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Case Study: Fiskateers: How a Social Community Became a Veritable Sales Force

by BL Ochman  |  
March 27, 2007
  |  388 views

Company: Fiskars Brands, Inc.
Contact: Joanne Dunford, Online Marketing Manager for TheSource.ca (The Source By Circuit City's Canadian Web site)
Location: Madison, WI
Industry: B2C
Annual revenue: $206,000,000
Number of employees: 3925

Quick Read:

Though by no means cutting edge in the usual sense... scissors and related tools help drive the $30 billion craft and hobby industry (per the Craft & Hobby Association). Fiskars Brands, Inc., a global brand based in Helsinki, Finland, with U.S. headquarters in Madison, WI, was losing sales of craft tools—including its famed specialized scissors—to commoditized, cheaper products available in Wal-Mart and other chain stores.

The solution? Create a community of Fiskars supporters who could spread the word that authentic Fiskars products are worth not only their price but also any special effort to obtain them. And target younger consumers, who are more active online.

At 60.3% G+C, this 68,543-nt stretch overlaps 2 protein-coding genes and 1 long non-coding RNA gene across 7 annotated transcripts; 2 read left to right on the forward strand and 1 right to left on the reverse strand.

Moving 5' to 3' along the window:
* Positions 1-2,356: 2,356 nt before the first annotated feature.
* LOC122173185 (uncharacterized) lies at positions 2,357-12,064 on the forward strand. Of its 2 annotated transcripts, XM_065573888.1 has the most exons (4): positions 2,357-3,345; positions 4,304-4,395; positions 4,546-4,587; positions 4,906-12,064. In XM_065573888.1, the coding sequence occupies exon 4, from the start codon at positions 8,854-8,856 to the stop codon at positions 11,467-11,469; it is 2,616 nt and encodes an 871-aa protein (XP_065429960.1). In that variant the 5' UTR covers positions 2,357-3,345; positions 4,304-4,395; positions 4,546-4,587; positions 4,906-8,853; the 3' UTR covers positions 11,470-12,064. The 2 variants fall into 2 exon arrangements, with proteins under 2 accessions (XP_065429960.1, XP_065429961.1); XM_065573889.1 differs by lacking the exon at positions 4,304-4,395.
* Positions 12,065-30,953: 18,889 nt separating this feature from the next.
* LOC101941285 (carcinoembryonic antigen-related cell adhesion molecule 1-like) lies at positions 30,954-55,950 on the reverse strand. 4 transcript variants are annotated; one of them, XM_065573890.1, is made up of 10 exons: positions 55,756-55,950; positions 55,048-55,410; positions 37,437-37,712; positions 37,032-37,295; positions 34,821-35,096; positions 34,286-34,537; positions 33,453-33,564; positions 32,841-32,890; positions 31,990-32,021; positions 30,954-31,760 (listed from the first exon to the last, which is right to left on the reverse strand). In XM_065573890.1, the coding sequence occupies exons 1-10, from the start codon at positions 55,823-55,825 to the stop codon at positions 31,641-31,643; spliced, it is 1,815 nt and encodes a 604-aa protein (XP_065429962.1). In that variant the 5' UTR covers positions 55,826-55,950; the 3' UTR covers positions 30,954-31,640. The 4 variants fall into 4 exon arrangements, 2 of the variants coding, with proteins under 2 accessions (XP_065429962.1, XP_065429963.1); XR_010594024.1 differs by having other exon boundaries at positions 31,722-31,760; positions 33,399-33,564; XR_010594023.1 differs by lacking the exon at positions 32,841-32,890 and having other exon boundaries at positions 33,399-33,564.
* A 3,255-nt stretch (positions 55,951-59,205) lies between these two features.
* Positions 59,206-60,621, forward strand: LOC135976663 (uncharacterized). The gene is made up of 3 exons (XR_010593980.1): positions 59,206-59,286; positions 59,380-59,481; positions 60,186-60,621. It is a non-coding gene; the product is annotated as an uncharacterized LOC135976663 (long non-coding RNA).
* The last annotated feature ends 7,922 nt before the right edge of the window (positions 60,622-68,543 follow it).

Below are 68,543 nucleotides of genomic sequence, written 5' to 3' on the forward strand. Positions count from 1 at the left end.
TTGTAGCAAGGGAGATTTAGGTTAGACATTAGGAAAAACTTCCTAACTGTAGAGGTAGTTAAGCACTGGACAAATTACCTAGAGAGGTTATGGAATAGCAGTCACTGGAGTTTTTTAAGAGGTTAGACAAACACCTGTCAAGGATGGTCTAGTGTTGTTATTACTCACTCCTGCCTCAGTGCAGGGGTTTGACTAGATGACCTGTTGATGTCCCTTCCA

The Challenge:


Crafting is a $10 billion dollar industry with everyone from mom-and-pop stores to big-box giants selling a wide range of products. There isn't a clear leader in this flooded market when it comes to sales, or to making a connection with passionate customers.

In recent years, Fiskars Brands found itself losing market share to commoditized, cheaper rivals. It had a traditional website without much creativity, and no way to know who had influence in the crafting community. Its brand audit became a complaint session about consumers' problems with the brand.

"Fiskars customers had no emotional connection to their tools, scissors, crafting knives," recalls Brains on Fire Word of Mouth Inspiration Officer Geno Church. "We had to find a way to create a close relationship with both customers and mom and pop stores."


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B.L. Ochman is a social media marketing strategist for S&P 500 companies, including McGraw Hill, IBM, Cendant, and American Greetings. She publishes What's Next Blog and Ethics Crisis, where readers can confess their worst ethics transgressions and others can rate them on a scale of one to ten. She also blogs for MarketingProfs Daily Fix Blog.

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